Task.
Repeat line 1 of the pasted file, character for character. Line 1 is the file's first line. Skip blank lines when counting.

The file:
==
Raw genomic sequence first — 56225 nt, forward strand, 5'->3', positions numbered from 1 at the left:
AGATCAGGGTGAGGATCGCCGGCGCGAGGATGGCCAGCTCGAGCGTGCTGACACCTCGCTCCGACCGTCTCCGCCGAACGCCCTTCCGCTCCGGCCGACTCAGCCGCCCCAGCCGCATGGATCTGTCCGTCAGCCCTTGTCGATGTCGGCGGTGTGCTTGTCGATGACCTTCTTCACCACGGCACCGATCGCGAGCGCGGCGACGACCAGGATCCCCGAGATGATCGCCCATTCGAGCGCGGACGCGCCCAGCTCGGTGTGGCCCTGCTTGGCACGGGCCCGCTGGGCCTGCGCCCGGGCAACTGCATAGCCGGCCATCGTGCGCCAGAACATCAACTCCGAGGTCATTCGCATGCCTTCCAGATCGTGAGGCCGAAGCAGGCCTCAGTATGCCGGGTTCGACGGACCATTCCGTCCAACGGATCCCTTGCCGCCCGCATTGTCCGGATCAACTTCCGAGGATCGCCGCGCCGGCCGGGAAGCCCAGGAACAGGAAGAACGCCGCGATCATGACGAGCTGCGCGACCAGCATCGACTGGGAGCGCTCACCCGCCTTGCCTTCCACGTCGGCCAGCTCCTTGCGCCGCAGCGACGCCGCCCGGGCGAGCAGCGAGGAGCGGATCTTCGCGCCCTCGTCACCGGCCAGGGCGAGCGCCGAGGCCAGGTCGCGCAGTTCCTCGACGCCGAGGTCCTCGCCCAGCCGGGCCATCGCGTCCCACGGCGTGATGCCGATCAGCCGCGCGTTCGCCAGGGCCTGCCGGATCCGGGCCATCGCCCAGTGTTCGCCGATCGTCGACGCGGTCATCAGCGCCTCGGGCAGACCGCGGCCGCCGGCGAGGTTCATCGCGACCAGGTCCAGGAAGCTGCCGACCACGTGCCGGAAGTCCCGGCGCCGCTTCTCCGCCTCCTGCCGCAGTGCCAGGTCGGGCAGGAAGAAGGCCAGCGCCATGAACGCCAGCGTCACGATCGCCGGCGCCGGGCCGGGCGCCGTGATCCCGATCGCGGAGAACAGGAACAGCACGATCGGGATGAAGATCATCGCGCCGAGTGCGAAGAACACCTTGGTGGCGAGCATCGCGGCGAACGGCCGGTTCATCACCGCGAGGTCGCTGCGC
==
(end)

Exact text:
Raw genomic sequence first — 56225 nt, forward strand, 5'->3', positions numbered from 1 at the left: